Recipe: Moon Cakes for Mid-Autumn Moon Festival
Living my life in New York City and being an acupuncturist, I was introduced to The Mid-Autumn Festival, also known as the Moon Festival or Mooncake Festival, as a popular lunar harvest festival celebrated by the Chinese and Vietnamese people.
September 30, 2012 is the Full Harvest Moon. This full Moon is often referred to as the Full Harvest or Hunter's Moon, Blood Moon, or Sanguine Moon. Many moons ago, Native Americans named this bright moon for obvious reasons. The leaves are falling from trees, the deer are fattened and it's time to begin storing up meat for the long winter ahead. Because the fields were traditionally reaped in late September or early October, hunters could easily see fox and other animals that come out to glean from the fallen grains.
The Moon Festival became popular during the early Tang Dynasty in China. A written collection of rituals of the Western Zhou Dynasty describes this festival from 3,000 years ago. The festival is held on the 15th day of the eighth month in the Chinese calendar, which is in September or early October in the Gregorian calendar, close to the Autumnal equinox. The "Moon Festival" is celebrated yearly and is a time to share stories, read and write poetry and eat moon cakes.
These are round cakes made of flour, brown sugar and stuffed with sweets. Depending on the location, different kinds of filling were used. The north would use white sugar paste and brown date paste, where in the south they would use ham, dates or preserved apricots, walnuts, lard or watermelon seeds.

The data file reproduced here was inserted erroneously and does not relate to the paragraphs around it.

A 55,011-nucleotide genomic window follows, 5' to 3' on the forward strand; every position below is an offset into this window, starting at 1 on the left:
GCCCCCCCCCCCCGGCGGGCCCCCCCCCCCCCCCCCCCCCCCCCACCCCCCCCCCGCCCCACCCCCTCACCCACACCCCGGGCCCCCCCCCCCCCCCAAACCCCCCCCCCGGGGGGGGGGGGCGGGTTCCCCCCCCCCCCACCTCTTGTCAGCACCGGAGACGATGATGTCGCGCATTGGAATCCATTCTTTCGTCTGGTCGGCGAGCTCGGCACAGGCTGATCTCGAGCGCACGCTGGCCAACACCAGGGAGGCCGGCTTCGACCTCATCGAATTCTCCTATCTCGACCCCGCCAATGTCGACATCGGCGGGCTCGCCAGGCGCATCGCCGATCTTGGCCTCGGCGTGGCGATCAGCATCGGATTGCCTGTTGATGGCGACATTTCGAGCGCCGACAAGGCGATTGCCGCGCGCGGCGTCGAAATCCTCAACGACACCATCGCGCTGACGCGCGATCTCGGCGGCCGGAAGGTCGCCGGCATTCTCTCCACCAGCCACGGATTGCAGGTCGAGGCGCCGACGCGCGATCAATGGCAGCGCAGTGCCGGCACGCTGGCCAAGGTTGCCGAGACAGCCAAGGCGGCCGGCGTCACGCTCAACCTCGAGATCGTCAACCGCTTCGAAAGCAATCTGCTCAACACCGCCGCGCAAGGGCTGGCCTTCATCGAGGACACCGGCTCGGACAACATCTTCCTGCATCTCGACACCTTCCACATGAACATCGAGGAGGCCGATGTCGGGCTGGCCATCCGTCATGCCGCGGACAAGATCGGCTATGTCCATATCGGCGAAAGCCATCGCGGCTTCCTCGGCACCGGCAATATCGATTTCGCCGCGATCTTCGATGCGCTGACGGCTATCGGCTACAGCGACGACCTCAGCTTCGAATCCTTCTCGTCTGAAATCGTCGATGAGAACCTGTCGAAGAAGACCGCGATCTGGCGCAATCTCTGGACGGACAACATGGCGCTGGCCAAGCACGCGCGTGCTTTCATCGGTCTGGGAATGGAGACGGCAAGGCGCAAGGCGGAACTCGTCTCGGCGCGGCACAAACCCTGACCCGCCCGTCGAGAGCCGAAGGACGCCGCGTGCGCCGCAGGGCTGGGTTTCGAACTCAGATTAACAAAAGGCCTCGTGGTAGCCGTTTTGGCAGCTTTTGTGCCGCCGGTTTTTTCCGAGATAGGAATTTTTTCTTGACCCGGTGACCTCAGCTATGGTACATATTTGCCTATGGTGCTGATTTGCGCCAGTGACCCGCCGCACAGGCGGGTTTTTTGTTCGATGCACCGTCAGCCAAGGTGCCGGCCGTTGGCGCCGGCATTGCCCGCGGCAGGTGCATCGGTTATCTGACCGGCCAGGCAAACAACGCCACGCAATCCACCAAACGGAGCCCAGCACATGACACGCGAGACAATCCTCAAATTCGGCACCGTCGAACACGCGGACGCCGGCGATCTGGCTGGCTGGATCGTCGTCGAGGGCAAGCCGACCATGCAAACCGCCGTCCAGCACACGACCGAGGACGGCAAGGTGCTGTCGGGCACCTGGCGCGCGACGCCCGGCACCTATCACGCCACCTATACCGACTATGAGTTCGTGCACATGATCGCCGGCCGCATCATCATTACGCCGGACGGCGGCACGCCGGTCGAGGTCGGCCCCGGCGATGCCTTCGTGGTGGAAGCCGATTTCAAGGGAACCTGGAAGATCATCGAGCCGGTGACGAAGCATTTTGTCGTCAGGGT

Moon Cake Recipe
This recipe for Mooncakes comes from Shanghai. Originally made in moon cake molds with imprints such as chrysanthemum pattern or other traditional Chinese characters. They should be about three inches in diameter. Before baking - invent and draw your own "traditional patterns".
4 cups flour
4 tbsp. brown sugar
half tsp. salt
1 tsp. sesame oil
For the filling:
2 tbsp. peanuts
2 tbsp. sesame seeds
2 tbsp. walnuts or pine nuts
2 tbsp. chestnuts, boiled until tender, or blanched almonds
2 tbsp. sultanas or other dried fruit, chopped
2 tbsp. chopped dried apricots
4 tbsp. brown sugar
2 tbsp. Margarine
2 tbsp. rice flour or poppy seeds
1. Preheat oven to 400F or 200C - Recipe makes about 15 cakes. Sift the flout, sugar and salt together.
2. Chop the margarine into pieces and rub into the flour until crumbs form.
3. Add enough hot water (about half a cup) to make a pastry dough. Cover with a cloth.
4. Roast the peanuts in a hot pan for two minutes. Add the sesame seeds, then put a lid on to stop them from jumping out of the pan. Roast for a further two minutes. Put the peanuts and seeds in a food processor or blender and grind with the other nuts.
5. Add to the rest of the filling ingredients and mix together.
6. Roll out the pastry on a floured board. Cut rounds with a pastry cutter to fill the mold - if you have one - or make little pie cases. Rub the mold with margarine and spread pastry over the bottom and sides of the mold.
7. Put in a tablespoon of filling. Press down gently. Wet the edges of the pastry and cover with another round to make a lid. Seal together, and remove from the mold if you are using one.
8. Put all the cakes on a greased baking sheet. Beat the eggs and sesame oil together and brush each cake with this mixture. Bake about thirty minutes until the cakes are golden brown.
Andrew Pacholyk, MS L.Ac
Therapies for healing
mind, body, spirit
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